Wisconsin teacher fired after school ban of Dolly Parton and Miley Cyrus song

Dolly Parton and Miley Cyrus perform a duet.

A teacher in Wisconsin has been fired after school officials banned her class from singing the Miley Cyrus and Dolly Parton duet “Rainbowland”.

The ban came in March, when the class of first-graders at Heyer Elementary School, in the Milwaukee county of Waukesha, were due to sing the duet at their spring concert.

School district officials stepped in, with superintendent Jim Sebert quoted as saying: “It was determined that ‘Rainbowland’ could be perceived as controversial.”

The song, from Cyrus’ 2017 album Younger Now, explores inclusivity and acceptance, and includes lyrics such as “Wouldn’t it be nice (so nice)/to live in paradise?/where we’re free to be exactly who we are/let’s all dig down deep inside/brush the judgment and fear aside/make wrong things right.”

At the time, the teacher, Melissa Tempel, told CBS News Minnesota she chose the song because its message seemed universal and sweet.

NBC News reported that she also tweeted “When will it end?”, in response to the ban.

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Her firing came on Wednesday (12 July), following a vote by the Waukesha School District Board of Education, local media outlet WTMJ reported.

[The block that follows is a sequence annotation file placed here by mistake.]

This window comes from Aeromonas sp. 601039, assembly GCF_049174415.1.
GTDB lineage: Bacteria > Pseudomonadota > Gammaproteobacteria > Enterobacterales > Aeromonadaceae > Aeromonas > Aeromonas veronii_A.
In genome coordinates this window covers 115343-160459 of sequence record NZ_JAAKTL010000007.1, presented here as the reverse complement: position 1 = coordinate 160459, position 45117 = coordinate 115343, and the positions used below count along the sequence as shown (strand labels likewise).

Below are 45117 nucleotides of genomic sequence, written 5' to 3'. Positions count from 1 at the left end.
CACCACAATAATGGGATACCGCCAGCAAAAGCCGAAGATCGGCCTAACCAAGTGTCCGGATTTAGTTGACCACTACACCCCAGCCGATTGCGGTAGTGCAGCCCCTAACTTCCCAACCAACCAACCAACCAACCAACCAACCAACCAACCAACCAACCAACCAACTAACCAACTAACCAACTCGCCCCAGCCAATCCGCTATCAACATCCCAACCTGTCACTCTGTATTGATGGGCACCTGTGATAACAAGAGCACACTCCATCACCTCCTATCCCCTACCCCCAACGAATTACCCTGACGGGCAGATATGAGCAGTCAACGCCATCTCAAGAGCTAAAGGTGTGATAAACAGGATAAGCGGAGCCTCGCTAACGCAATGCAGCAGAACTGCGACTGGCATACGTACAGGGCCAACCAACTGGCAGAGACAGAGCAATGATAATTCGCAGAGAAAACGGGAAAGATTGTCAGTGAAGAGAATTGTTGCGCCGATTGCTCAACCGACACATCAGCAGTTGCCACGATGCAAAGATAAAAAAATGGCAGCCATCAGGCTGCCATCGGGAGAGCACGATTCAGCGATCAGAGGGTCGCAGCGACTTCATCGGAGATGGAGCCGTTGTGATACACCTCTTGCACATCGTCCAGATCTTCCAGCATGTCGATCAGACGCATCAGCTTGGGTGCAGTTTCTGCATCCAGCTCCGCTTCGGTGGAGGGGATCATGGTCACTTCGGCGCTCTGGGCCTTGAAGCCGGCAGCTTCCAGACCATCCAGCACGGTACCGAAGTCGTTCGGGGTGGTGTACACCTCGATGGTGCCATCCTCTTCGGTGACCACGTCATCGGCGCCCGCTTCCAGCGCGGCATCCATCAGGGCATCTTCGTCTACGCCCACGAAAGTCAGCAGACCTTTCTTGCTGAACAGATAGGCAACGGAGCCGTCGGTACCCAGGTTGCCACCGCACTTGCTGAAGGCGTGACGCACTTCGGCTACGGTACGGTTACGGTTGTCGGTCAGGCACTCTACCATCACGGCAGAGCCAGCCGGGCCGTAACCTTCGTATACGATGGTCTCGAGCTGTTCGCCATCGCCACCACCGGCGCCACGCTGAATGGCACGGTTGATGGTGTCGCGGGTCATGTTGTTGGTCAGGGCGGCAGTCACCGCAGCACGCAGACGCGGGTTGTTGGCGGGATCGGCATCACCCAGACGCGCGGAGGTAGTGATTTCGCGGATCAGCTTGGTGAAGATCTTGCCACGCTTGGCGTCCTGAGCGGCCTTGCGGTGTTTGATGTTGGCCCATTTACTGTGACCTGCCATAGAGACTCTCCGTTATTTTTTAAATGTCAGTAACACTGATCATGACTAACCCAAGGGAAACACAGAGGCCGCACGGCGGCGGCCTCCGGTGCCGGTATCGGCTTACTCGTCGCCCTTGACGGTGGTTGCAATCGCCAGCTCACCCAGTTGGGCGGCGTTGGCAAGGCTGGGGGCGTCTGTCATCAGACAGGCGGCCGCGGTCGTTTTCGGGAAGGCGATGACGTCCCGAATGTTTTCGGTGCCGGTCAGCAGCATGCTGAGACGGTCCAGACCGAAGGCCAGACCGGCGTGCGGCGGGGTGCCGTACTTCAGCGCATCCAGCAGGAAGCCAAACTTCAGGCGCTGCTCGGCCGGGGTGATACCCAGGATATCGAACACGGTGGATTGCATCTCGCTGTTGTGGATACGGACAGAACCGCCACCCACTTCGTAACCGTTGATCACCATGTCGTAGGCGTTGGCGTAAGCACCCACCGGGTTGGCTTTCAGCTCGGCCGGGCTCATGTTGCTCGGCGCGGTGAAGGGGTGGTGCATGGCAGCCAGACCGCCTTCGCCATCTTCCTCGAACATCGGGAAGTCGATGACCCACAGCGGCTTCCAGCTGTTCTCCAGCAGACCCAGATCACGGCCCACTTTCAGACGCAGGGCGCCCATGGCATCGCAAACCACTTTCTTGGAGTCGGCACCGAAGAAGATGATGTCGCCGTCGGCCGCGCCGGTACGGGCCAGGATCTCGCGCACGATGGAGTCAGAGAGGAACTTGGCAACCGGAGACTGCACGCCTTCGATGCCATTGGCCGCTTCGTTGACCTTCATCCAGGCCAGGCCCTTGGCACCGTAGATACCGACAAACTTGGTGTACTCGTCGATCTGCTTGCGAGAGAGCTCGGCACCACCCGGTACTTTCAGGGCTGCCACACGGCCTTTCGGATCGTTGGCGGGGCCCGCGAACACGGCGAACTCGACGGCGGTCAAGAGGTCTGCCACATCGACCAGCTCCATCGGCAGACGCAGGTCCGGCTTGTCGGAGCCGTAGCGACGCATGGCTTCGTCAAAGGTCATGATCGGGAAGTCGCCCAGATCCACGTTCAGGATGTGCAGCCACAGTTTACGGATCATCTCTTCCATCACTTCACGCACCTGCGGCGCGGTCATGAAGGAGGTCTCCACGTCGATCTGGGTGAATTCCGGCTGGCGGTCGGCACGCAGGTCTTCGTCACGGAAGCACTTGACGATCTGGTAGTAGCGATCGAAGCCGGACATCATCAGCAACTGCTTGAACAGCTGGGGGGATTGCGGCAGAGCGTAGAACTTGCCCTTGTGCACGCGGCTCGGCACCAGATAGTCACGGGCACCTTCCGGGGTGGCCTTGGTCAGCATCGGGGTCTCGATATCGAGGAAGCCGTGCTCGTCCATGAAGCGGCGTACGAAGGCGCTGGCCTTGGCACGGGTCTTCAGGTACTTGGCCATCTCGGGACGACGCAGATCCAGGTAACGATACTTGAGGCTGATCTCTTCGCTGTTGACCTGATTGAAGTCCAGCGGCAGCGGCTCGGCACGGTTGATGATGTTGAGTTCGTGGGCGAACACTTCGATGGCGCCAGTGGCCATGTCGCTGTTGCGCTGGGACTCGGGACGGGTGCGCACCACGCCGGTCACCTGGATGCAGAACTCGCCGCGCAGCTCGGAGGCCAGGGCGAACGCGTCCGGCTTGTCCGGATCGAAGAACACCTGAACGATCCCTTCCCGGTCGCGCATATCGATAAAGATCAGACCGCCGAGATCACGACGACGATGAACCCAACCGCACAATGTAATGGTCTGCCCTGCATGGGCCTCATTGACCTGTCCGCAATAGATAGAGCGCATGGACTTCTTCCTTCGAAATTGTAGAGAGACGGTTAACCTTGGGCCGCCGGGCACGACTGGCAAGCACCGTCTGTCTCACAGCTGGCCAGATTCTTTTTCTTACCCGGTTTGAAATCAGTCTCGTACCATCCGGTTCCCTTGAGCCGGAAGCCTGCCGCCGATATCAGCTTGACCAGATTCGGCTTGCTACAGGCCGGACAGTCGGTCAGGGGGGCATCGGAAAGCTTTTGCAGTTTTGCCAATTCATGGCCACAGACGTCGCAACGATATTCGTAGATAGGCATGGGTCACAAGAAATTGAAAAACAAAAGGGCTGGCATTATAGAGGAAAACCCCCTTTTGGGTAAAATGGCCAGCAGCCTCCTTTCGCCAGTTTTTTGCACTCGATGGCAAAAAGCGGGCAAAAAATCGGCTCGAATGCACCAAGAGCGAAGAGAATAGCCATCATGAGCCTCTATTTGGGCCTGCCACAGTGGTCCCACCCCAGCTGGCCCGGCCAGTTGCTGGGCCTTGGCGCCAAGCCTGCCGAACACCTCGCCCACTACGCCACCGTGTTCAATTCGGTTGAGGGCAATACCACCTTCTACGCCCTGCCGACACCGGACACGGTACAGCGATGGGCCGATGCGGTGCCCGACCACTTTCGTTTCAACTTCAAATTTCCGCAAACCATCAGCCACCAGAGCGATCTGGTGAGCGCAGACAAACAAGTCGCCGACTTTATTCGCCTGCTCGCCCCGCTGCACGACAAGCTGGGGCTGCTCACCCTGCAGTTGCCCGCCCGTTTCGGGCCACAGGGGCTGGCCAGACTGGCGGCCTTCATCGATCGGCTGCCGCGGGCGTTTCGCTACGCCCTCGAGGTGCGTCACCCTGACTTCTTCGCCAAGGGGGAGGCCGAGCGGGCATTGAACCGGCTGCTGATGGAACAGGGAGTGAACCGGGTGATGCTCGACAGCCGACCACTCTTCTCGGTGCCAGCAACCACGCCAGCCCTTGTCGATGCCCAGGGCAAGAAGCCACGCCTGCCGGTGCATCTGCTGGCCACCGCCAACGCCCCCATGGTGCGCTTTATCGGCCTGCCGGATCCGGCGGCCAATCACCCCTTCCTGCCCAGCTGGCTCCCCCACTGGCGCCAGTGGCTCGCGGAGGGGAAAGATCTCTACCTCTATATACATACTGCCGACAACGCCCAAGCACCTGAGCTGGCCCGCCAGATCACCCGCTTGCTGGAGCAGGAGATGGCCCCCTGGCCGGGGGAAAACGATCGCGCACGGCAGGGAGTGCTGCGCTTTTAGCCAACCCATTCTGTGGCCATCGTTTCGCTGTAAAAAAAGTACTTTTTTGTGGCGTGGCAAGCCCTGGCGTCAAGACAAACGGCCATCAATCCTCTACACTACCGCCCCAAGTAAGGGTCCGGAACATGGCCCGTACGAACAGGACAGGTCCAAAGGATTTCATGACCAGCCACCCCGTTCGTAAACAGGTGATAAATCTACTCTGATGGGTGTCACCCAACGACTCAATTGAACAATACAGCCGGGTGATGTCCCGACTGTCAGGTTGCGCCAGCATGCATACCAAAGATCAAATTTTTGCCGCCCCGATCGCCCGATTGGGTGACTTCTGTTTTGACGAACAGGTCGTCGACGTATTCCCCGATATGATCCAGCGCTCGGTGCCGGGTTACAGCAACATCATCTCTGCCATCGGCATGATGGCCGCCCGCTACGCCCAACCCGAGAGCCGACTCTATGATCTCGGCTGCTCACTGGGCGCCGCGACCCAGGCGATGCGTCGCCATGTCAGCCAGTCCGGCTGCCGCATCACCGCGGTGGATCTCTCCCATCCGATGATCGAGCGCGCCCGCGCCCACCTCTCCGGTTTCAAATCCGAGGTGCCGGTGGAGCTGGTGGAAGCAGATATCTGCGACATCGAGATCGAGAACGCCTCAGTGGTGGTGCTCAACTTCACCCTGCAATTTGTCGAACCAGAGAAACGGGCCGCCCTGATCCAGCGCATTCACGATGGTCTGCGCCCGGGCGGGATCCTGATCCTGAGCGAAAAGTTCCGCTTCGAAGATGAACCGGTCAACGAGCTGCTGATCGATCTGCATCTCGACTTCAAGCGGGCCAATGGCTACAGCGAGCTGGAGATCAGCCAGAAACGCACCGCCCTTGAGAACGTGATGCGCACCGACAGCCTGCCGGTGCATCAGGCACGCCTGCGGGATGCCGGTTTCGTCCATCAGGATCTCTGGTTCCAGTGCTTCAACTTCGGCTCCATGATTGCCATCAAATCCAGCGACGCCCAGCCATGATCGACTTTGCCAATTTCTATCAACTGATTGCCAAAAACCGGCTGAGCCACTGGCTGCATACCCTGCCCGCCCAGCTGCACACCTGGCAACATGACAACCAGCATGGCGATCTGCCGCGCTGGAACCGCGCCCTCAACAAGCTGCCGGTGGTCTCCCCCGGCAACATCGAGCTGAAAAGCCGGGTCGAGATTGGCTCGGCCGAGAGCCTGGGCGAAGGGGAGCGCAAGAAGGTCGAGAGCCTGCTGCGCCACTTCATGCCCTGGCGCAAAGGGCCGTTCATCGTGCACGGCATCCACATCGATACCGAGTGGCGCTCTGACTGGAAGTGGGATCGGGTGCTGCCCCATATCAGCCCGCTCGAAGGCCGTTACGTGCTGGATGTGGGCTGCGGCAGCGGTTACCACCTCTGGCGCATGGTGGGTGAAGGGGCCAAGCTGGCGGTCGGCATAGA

At the board meeting, Sebert and the school’s principal, Mark Schneider, said they were contacted after Tempel’s social media post and media interviews following the ban.

Sebert claimed Tempel “deliberately brought negative attention to the school district because she disagreed with the decision, as opposed to following protocol and procedure”.

WTMJ quoted him as saying: “I believe that behaviour is intolerable.”

After the decision, Tempel’s lawyer, Summer Murshid, said: “We’re disappointed with the board’s decision, but we have everything we need in terms of a factual basis to file a First Amendment claim.

“This is not a case about culture wars or rainbows. It’s a case of our constitutional rights and Ms. Tempel has them like every other person in this country.

“We are moving forward with next steps and Ms. Tempel looks forward to vindicating her rights in federal court.”

Tempel thanked people for their support and said she missed her students, who she hasn’t been able to talk to since March, when she was placed on administrative leave.